Why Rotten Tomatoes scores matter to producers in the streaming age

Producers within the movie industry are relying more on Rotten Tomatoes now that so many films are on streaming services.

movie industry

Last year saw just under 830 million movie tickets sold domestically, a sure sign that people were indeed ready to get back to the cinema. But we all know that streaming is the sort of gargantuan player in the movie industry that it has been jockeying to be for quite some time now. After all, there’s a reason that Netflix started releasing viewing numbers and why we cover them alongside opening weekends at the box office. So how does streaming success – or failure – get you your next movie? Turns out, it really doesn’t, at least not at the rate that filmmakers might hope. So what do studios do when they don’t have box office numbers to work from? They rely on the critics.

In a new article from The Hollywood Reporter, their journalistic research found that producers and other movie industry bigwigs are leaning more on aggregate sites like Rotten Tomatoes to determine if a director has it. As one rep stated, “Critical acclaim is now gamified. The Rotten Tomatoes score is the first thing people look at when I go pitch a director. It inevitably affects decision-making around hiring a director.” Another put it, “When you hire a director, all you have is their past work and a meeting.”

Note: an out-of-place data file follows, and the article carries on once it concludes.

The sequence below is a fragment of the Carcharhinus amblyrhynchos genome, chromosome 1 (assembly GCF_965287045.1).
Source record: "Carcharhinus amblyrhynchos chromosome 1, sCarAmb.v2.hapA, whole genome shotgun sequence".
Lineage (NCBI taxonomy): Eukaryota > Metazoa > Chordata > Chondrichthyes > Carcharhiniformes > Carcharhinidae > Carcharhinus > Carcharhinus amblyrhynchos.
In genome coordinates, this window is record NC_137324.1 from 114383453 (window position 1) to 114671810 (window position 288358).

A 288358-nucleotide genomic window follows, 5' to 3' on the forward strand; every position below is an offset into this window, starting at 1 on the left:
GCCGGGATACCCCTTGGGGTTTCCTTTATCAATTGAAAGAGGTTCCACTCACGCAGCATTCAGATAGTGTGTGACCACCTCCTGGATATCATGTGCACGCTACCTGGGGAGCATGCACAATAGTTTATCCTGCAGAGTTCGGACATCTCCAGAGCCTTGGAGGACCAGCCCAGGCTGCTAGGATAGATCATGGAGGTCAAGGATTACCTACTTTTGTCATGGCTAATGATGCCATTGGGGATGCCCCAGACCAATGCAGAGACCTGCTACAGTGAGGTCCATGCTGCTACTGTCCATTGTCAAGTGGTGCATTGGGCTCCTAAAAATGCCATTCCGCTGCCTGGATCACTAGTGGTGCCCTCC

Streaming numbers – however accurate they truly are – can only gauge so much, with one studio rep stating, “No one cares if your movie did well on streaming.” In other words, a film may have been through the roof with its millions and millions of viewers, but if you plan to stick around in the movie industry, you better be certified fresh. That’s quite interesting and shows a serious shift in the business, something we may never see it come out of.

Rotten Tomatoes can be a divisive website – do they matter? are they accurate? – but it no doubt is playing a significant role in the modern movie industry. In theory, it sounds great: the directors of great movies keep working in the industry even if the film is a financial failure, while blockbusters deemed “rotten” aren’t permitted to progress into franchise mode. But we all know that’s not what it means, nor is it something many of us would truly want when it comes down to it. It’s just a sign of how the movie industry has evolved, for good or bad.

What do you think of this approach? Share your thoughts with us below.

Source: The Hollywood Reporter

About the Author

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Mathew is an East Coast-based writer and film aficionado who has been working with JoBlo.com periodically since 2006. When he’s not writing, you can find him on Letterboxd or at a local brewery. If he had the time, he would host the most exhaustive The Wonder Years rewatch podcast in the universe.